For many facing drunk driving charges in Michigan, a major concern is the cost. It is true a conviction can cost you dearly. Aside from shelling out thousands in court costs and fines, you will almost certainly see a dramatic rise in your auto insurance rates. There are also installation and maintenance fees associated with court-ordered devices such as alcohol monitoring bracelets or ignition interlock. This is on top of the lost work you will grapple with if a jail or prison stint causes you to miss days at work or be fired. This is especially true if your job requires you to drive.

The Michigan Office of Highway Safety Planning breaks down the costs of an average OWI conviction like this:

  • Arrest - $150 to $350
  • Bail - $150 to $2,000
  • Towing and Impound - $100 to $200
  • Attorney Fees - $500 to $5,000
  • Court Fees - $700 to $2,200
  • Tether Fees (monthly) - $200
  • Alcohol Evaluation and Testing (monthly) - $10 to $300
  • Ignition Interlock (installation) - $50 to $200
  • Ignition Interlock (monthly) - $50 to $100
  • Alcohol Education and Treatment - $350 to $1,000
  • Driver Responsibility Fees (annually for two years) - $1,000
  • License Reinstatement - $125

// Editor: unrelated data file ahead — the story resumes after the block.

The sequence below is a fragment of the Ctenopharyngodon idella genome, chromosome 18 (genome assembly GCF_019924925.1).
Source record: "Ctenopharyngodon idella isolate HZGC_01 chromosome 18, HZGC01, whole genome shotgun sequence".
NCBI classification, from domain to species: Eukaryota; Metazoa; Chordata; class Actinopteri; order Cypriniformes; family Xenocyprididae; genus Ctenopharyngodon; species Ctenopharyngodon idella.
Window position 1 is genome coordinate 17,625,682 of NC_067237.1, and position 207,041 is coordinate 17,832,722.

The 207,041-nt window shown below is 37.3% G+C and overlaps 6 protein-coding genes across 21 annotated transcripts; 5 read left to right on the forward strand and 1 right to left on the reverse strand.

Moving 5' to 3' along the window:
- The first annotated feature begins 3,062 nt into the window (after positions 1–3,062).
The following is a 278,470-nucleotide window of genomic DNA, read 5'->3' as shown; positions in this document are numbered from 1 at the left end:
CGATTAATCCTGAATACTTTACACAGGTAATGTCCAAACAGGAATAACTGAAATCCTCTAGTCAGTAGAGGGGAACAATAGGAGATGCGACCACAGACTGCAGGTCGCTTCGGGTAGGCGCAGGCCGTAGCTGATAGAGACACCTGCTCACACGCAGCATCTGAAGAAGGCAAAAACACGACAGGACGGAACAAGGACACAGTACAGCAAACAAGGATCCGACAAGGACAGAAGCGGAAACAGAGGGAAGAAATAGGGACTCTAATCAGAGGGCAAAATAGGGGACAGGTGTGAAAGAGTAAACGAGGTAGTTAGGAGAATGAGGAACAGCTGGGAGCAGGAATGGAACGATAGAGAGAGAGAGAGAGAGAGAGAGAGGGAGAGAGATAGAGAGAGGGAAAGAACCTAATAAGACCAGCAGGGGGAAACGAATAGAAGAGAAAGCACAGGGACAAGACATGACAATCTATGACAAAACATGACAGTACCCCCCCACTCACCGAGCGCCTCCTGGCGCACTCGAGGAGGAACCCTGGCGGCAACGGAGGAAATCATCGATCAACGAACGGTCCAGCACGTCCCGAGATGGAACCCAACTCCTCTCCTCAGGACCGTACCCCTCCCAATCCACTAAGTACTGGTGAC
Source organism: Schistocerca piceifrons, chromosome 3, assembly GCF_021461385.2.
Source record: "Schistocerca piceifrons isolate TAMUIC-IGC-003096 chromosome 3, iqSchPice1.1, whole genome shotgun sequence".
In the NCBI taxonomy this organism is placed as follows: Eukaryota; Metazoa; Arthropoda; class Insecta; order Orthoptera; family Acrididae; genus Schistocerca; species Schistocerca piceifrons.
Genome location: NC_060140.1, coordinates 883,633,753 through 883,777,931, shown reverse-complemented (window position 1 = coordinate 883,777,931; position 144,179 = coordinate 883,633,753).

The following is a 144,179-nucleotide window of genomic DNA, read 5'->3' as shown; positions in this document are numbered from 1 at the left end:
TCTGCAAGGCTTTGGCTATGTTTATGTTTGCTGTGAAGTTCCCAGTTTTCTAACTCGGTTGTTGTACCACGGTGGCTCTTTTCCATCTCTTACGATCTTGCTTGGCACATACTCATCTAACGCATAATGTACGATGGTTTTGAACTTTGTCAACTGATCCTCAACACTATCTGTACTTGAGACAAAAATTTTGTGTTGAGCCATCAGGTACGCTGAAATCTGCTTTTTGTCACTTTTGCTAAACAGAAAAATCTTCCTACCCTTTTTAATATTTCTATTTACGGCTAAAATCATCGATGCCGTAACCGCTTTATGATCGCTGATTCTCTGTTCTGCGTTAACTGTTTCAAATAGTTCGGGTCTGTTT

• Insurance Increase (annually) -$1,500+
  • Total: $15,680 (average)

All this assumes you were not involved in a crash with injuries or fatalities, and that your BAC was less than 0.17. Felony OWI convictions carry fines of between $2,500 and $10,000, per MCL 257.625, Michigan’s OWI law. Potential fines also increase depending on how many prior OWI convictions you have on your record.

To put the costs into perspective, the OHSP broke down what you could purchase with that amount of money:

  • 1 70-inch LED HDTV
  • 2 home gyms
  • 3 laptop computers
  • 4 PlayStation 3s
  • 5 iPod Touches
  • 6 e-readers
  • 7 gas grills
  • 8 satellite radio car stereo systems
  • 9 3D Blu-Ray players
  • 10 cordless drills
  • 11 video games
  • 12 DVDs

Because drunk driving convictions are so expensive, it’s important to do all you can to avoid one. At the very least, your Genesee OWI defense attorney may be able to help you plead down the charges to one that carries lower fines and penalties.